Mr. Bush did not directly answer a question about whether the nation will be pushed into recession.
“I understand that there are some businesses that hurt as a result of this crisis. Obviously, New York City hurts. Congress acted quickly. We worked together, the White House and the Congress, to pass a significant supplemental [$40 billion]. A lot of that money was dedicated to New York, New Jersey, and Connecticut, as it should be.
“People will be amazed at how quickly we rebuild New York; how quickly people come together to really wipe away the rubble and show the world that we're still the strongest nation in the world.''
Striding from Marine One on the South Lawn accompanied by First Lady Laura Bush, Mr. Bush said:
“Today, millions of Americans mourned and prayed, and tomorrow we go back to work. Today, people from all walks of life gave thanks for the heroes; they mourn the dead; they ask for God's good graces on the families who mourn, and tomorrow the good people of America go back to their shops, their fields, American factories, and go back to work.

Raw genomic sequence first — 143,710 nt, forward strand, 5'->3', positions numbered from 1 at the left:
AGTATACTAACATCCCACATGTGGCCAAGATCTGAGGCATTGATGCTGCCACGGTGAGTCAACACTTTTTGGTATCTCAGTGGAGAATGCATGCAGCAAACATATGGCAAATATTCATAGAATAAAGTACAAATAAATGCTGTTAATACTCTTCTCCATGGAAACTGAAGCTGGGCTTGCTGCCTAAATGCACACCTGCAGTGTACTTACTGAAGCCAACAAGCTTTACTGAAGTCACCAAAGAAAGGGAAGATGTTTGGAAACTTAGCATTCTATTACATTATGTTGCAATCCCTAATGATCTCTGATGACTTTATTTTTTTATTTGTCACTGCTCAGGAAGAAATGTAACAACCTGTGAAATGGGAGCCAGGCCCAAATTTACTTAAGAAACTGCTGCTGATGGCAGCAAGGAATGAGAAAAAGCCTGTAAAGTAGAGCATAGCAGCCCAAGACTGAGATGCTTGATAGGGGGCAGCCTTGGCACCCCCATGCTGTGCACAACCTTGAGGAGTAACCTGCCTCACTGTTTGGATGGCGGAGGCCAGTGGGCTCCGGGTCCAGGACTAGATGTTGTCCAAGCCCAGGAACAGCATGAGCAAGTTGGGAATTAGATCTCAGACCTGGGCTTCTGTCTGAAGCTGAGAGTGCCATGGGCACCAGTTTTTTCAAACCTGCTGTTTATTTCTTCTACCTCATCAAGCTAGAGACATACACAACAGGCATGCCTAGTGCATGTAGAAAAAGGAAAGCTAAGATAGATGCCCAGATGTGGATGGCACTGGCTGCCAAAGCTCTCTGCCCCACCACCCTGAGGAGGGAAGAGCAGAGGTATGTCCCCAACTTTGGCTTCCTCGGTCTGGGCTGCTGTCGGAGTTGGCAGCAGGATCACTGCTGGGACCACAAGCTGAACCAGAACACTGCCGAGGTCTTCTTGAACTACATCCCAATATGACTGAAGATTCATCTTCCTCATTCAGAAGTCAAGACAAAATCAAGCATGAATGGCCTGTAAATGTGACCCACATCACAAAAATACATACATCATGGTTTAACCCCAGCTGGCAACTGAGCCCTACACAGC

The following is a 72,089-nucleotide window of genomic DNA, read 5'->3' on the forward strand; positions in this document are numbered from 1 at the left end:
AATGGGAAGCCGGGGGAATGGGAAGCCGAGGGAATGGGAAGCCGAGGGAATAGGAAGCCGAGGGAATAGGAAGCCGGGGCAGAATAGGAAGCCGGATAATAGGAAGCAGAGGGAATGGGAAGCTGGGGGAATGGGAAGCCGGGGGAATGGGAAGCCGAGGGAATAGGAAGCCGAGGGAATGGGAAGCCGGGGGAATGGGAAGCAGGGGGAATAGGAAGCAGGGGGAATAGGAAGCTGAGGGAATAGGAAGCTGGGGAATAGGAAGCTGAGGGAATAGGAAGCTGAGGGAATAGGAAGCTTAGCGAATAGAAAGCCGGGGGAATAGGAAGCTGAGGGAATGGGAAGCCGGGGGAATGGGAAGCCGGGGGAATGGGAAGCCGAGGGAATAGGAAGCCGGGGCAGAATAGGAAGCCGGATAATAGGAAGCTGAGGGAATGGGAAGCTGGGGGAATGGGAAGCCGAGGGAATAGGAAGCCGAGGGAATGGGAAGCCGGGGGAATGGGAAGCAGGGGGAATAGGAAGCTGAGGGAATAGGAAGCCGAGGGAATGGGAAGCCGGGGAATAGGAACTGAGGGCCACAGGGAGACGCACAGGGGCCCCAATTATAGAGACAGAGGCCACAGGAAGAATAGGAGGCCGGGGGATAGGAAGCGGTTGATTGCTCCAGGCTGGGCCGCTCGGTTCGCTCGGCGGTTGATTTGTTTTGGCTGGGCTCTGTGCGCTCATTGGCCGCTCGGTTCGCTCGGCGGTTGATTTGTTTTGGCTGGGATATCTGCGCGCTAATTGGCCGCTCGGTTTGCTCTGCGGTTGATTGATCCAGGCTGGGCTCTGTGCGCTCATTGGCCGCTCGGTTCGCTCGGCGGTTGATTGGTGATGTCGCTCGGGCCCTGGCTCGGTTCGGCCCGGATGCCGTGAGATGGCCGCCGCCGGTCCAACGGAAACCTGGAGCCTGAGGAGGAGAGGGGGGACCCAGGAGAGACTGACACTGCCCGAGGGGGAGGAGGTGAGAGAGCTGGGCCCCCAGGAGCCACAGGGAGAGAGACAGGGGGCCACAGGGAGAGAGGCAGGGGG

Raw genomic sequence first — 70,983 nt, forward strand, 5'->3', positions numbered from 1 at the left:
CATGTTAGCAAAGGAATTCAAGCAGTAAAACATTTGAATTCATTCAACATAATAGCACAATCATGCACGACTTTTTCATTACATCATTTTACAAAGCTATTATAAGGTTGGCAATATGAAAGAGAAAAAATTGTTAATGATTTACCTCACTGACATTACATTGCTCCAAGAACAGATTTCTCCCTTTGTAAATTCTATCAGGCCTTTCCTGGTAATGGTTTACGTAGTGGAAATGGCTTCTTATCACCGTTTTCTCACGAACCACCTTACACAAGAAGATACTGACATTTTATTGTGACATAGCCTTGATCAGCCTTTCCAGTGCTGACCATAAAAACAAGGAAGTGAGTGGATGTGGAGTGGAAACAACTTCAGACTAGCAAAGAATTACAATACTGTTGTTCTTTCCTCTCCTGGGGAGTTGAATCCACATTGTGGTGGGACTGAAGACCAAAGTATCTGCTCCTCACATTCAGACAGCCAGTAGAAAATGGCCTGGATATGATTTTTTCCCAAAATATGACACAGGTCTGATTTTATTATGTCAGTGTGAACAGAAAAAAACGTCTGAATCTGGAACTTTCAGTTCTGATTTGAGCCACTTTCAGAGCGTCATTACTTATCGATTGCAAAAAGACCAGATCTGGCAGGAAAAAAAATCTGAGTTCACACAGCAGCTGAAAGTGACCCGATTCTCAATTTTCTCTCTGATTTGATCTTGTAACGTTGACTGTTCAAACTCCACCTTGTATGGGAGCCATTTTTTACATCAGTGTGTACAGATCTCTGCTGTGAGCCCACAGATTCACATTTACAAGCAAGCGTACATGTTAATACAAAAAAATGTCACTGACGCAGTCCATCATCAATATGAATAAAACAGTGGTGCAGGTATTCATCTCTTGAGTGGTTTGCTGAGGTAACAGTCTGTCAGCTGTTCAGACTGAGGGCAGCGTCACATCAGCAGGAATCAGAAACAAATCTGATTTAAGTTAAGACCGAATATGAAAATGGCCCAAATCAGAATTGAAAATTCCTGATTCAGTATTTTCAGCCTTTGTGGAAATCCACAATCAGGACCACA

“Our nation was horrified, but it's not going to be terrorized. We're a great nation. We're a nation of resolve,'' he said.
“We will rid the world of the evildoers. We will call together freedom loving people to fight terrorism,'' the President said.
He said nobody in his administration is permitted to talk about what kind of targets and what kind of military strikes are being discussed. That, he said, could compromise the lives of those who “will be involved in different operations.''
He confirmed that on Tuesday he gave the go-ahead to the U.S. military to protect Americans, granting permission to fighter pilots to shoot down other hijacked commercial planes if necessary after the World Trade Center was struck by two jetliners.
“I gave our military the orders necessary to protect Americans, do whatever it would take to protect Americans. And of course that's difficult,” Mr. Bush said.
“Never in anybody's thought process about how to protect America did we ever think that the evildoers would fly not one, but four commercial aircraft into precious U.S. targets. Never.”
The North American Air Defense Command in Colorado ordered F-16 fighters out of Langley, Va., to protect the Pentagon last Tuesday but they arrived 11 minutes too late.